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Small businesses step back to move forward during pandemic

Locations: News Published

In these times of economic uncertainty, small businesses around Carbondale are quickly adapting to stay afloat during the COVID-19 pandemic.

With statewide closures in effect for nonessential businesses, it has become increasingly difficult for small business owners who rely on farmers’ markets, word of mouth, and in-person events to reach consumers. 

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For many entrepreneurs, this has meant developing new and creative strategies for growth — even if it means taking a step back.

Kathy Flanigan founder of natural body care company Pura Simple (purasimple.us) has recognized that her business has come to a standstill. 

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As a relatively new company, Flanigan was just beginning to build her customer base, and was looking forward to events like Dandelion Days and Spring into Wellness to connect with customers.

Since event cancellations are on the rise, Flanigan has shifted her focus to the backside of her business.

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“I am taking extra precautions right now and using this opportunity to work on formulas, my blog, and website,” Flanigan said. “I have essentially stopped production and plan to use what I have in my lab right now for testing.”

Flanigan is still building accounts by gifting her soothing creams to neighbors and postal workers, and while Pura Simple is available at Mana Foods, Flanigan does not intend to restock until after the peak of COVID-19.

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Local artist Heather Quinn (IG @sorta_interesting) is of the same mindset.

“People are buying essentials at the moment,” Quinn said. “A painting isn’t an essential. I am taking no new commissions and instead getting caught up on my list, and hoping to make things people can use, like putting artwork on backpacks or storage bins.”

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Quinn has been self-isolating for some time, and out of concern for her young family and her clients, has decided to stop all shipping until after the risk of spread has gone down. 

Considering the intimate nature of commissioned work, Quinn said she needs to be extra considerate right now — a choice her clients understand and appreciate.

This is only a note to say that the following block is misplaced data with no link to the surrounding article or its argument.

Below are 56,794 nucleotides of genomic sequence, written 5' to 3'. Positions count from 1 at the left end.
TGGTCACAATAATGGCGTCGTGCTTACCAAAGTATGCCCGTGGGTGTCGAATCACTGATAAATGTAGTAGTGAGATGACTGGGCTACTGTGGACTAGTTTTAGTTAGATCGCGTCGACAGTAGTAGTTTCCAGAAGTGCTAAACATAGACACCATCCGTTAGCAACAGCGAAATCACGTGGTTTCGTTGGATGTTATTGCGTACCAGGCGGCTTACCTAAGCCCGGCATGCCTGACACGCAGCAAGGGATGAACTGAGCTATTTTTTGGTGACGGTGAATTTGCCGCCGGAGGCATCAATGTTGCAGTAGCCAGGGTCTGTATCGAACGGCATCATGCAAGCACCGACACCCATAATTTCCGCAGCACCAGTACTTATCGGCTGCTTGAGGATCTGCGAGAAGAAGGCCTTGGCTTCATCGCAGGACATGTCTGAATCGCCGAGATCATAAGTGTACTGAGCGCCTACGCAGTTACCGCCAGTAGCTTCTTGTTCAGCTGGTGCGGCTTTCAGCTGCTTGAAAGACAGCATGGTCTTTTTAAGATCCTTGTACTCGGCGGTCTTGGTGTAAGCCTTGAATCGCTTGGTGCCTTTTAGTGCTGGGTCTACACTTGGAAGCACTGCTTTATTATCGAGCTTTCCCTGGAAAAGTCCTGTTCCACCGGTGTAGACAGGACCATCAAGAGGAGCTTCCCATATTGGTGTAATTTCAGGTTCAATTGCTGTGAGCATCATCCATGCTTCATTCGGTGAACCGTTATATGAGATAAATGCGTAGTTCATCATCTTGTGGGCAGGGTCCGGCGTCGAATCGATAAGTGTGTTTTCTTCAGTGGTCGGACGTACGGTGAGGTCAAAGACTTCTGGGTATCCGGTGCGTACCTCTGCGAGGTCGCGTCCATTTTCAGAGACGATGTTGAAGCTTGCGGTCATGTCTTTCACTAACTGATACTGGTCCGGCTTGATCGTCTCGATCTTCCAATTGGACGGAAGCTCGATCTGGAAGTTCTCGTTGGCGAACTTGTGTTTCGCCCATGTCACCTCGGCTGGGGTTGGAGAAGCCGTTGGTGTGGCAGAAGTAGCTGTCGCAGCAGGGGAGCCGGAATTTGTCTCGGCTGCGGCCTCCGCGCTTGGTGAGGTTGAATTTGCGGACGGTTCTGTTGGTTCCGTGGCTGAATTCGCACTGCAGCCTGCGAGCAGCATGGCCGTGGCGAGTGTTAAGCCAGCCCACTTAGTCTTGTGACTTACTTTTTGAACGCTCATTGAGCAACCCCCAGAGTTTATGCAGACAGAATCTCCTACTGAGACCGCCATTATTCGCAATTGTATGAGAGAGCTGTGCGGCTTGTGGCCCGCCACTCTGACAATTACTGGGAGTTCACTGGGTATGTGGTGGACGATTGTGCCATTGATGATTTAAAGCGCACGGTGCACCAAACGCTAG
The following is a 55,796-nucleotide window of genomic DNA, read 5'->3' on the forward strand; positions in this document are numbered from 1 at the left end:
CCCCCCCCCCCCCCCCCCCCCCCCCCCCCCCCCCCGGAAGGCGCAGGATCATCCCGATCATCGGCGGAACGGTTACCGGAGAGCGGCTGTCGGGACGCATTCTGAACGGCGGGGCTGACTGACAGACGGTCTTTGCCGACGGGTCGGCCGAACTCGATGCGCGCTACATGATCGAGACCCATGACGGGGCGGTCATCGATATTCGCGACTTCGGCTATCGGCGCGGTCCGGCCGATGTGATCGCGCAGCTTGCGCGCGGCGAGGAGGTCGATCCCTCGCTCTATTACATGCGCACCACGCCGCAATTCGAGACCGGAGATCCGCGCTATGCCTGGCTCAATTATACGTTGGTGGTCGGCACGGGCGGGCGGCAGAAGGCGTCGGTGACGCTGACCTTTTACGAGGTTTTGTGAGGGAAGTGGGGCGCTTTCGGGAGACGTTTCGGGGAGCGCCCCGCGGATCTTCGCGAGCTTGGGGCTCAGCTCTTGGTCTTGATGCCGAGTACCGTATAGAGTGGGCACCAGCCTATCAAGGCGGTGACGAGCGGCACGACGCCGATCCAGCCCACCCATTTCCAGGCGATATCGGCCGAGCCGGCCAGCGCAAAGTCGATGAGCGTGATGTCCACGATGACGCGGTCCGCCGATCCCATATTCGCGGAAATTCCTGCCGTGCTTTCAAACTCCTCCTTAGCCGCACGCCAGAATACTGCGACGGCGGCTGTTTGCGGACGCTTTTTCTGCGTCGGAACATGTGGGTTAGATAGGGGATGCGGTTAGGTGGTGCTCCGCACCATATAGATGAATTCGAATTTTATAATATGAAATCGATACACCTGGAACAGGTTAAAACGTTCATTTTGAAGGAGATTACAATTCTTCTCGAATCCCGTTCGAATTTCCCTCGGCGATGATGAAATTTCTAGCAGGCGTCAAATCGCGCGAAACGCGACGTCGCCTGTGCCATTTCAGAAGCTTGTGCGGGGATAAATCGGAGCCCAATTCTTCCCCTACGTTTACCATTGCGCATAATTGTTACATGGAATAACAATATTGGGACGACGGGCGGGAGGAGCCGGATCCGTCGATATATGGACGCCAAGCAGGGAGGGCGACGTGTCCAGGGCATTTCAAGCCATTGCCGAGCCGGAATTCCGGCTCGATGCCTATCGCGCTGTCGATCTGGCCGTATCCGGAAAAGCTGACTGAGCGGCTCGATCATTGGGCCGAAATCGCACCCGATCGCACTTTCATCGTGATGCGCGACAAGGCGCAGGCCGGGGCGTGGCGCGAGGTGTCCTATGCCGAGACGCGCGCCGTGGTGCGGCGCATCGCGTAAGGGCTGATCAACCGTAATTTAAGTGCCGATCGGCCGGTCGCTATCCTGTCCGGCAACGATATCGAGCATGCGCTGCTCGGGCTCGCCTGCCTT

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In addition to catch-up work, Quinn plans on creating process videos and blogs to be shared with the general public on YouTube.

“Art has gotten me through a lot emotionally,” Quinn said. “Right now is a good time to start a new hobby, and art can be really liberating. I’m always happy to answer questions and share 

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what I’ve learned with others.” 

 

Pivoting to navigate the unknown

Long time mycologist and founder of Toadstool Traditions (toadstooltraditions.com) Matthew Rader believes now is a critical time for the community to support local businesses — especially those in agriculture.

“I think now is a great time to prioritize food and growth,” Rader said. “The future of agriculture is in millions of small farms throughout the country. By supporting local growers, you are supporting future educators.”

Rader, who specializes in growing and extracting Lion’s Mane mushroom, said that mushrooms are an excellent addition to one’s diet for they are more bioefficient, nutrient-dense, and comparable to meat in protein content. They also have a low carbon impact and can still be grown at a rate to support more people in need.

Despite having a good month in February, Rader expressed concern for his future as he is currently living on a monthly basis. To brace for the unpredictable, Rader has been reevaluating his offerings.

This spring, he plans to grow as many mushrooms for trade as possible, limit his variety to high-yielding mushrooms such as oyster mushrooms, and lower his prices to accommodate those with economic hardships. He also plans to launch an oyster mushroom CSA this summer.

Similarly, Mark Burrows — founder of Pollinator Chocolate (pollinatorchocolate.com) and master beekeeper — is constantly thinking ahead to ease the stress of the unknown.

“Now is the time to figure out how to think outside of the box,” Burrows said. “Everybody is hurting and we need to figure out a way to collaborate. I wake up with anxiety and to deal with it I have to keep moving and planning.”

Burrows has spent the last few months making chocolate and prepping his business for the now cancelled spring events. When the pandemic struck, he found himself with a stockpile of goods and essentially nowhere to sell them.

Recognizing the need to adapt and collaborate, Burrows launched his website, hired a marketing person to broaden his audience, and bought an electric bicycle for free local deliveries from Glenwood Springs to Basalt.

“We have to pivot quickly,” Burrows said. “This may all blow over tomorrow or it can go the entire summer. You have to take what you have and work with it.”

 Right now, the top priority for each business owner is consumer safety. This means producing goods in the most sterile environments, keeping constant communication with consumers, and following CDC protocol.

With no clear end in sight, these small business owners are recognizing what is important to them right now, and that means continuing to adapt and lift each other up.

“It’s okay to relax and give yourself some time,” Quinn said. “Simplifying your life is important and recognizing that you don’t need a lot of stuff. This community is really coming together and you can take comfort in knowing that we are all in this together.”

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